We will do our best to make Dorico resilient to the bugs in other applications’ MusicXML export, but the fact remains that the fundamental problem here looks very much like a bug in Logic’s export.

Once again, I invite you to send me the MusicXML file(s) that are giving you problems, and I’ll take a look to see if they exhibit the same overflow bug we have observed in other files.

For what it’s worth, I’ve had really good experience with import from a Logic Pro X Music XML file. I loaded one particular score with 63 instruments and 275 bars. The .xml file size is 42MB. The corresponding Dorico file size is 15MB. There was only one import issue. In four places when importing note C-1 Dorico complained that the octave was out of range. Logic represented -1 as 255 and Dorico thought that was too large a number for an octave. Dorico assumes octaves are in the range 0-9. Logic assumes -1 to 8. So it ignored those notes. But otherwise imported fine. Moving around in the score is fast, but editing anything is pretty slow. But the import looks accurate (for what it does import).

Thanks for your reply, Daniel!
And thank you for the explanation … although you might as well have been talking to me in Swahili for all the sense it makes! :laughing: I’m a composer, not a coder!
One thing I do know though is that if Sibelius, Finale and Logic can all open Logic’s MusicXML files, then surely Dorico should be able to as well. If it wishes to be competitive in the marketplace, it needs to be able to do that. I did a quick test last night and even MuseScore, the freeware notation programme, can open Logic’s MusicXML files. It seems that all the programmes I’ve personally tried, or know about, are capable of handling Logic’s XML file output (admittedly, with varying degrees of complaint!) … except Dorico.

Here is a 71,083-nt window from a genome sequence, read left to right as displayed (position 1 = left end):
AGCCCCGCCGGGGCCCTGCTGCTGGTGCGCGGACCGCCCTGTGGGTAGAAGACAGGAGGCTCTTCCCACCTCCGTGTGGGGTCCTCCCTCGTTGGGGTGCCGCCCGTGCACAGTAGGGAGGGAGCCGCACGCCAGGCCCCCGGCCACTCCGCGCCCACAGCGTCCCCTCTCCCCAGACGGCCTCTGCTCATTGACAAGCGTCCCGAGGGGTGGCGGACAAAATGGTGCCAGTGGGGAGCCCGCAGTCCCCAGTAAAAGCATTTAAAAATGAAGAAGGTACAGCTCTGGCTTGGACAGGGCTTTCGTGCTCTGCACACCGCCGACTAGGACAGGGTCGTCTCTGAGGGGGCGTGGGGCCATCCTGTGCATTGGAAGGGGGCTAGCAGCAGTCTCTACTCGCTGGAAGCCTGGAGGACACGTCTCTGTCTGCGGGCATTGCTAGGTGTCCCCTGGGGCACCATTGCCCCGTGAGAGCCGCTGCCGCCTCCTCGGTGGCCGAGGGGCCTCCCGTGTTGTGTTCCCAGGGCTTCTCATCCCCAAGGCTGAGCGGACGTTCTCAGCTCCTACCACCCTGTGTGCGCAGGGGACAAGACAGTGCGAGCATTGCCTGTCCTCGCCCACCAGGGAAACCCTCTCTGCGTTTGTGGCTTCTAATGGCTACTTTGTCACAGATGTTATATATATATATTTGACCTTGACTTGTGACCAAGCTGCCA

When I have more time I’ll do some tests to see whether stripping out all the dynamics and articulations, importing it into MuseScore, then re-saving it makes any difference to its compatibility with Dorico.
I’m quite happy to send you the file, however I’m reluctant to post it here, publicly, where anyone can download it. It’s a piece that’s slated for its world premiere in just over 8 weeks in Europe (not particularly fond of Europe in winter - especially coming from a southern hemisphere summer!) And it’s subject to an NDA, copyright, blah, blah, blah …

Hi dbudde!
I’m glad you’re having some joy with it - gives me hope! :smiley: The file I’m trying to import is nowhere near as large as yours - 122 bars, 12 parts and the file is only 1.5Mb. I have no idea why it won’t open it … I do have DB playing C-1 … could that be it? Or maybe I’m just not holding my mouth the right way! :laughing: From my very limited experience with Dorico, it seems to be very capricious in its current state. Sometimes it will open a file, yet a minute later, it won’t have a bar of it! (Excuse the bad pun!) “Computer says ‘No’!”.

Daniel et al,

Do you know if “fixing” the quantise before exporting the .xml from Logic helps the situation ?


Dave Hage

Graeme: stripping out dynamics and articulations won’t help, I’m afraid: it’s the durations of the notes themselves that are in a state.

Dave: it’s possible that doing some kind of quantize operation in Logic would help, if it changes what Logic thinks the durations of the notes are. Graeme, I wonder whether you could try quantizing your sequence before you export it to MusicXML?

Thanks for the advice everyone!
Quantising seems to have done the trick! Have spent the last 2 days going through the entire score (15 parts, 703 bars, 126 pages!) quantising the life out of every single note! :laughing: All of them now start exactly on the beat and go for exact durations - not a millisecond out! I didn’t put any other data in the document except, time signature, key, BPM, and set it up for A3. Does Dorico default to a specific page size?
Another thing I found out, after doing a bit of research into Logic Pro’s XML export “quirks”, is that exporting works best from a fresh start. It seems that if it’s been running for a while it will occasionally corrupt the exported file.
I was surprised, given the size of the piece, that it actually opened at all in Dorico, let alone in a relatively short time. I was even more surprised that the whole thing actually played … well, missed the odd note here and there, but it wasn’t too bad. Not a fan of the HALion samples. Awful! They won’t be replacing mine anytime soon! :laughing:
BTW, does the XML file contain any volume or velocity data? The reason I ask is, that on playback, the brass is quite soft while the Double Basses are completely overpowering.
Looking forward to exploring more …
Thanks again! :smiley:

Dorico doesn’t currently import the page size and staff size information from MusicXML files, though we plan to do this in future.

MusicXML files can contain some basic MIDI-like performance data, but I don’t know whether Logic encodes this, and in any case, at the moment Dorico doesn’t import it.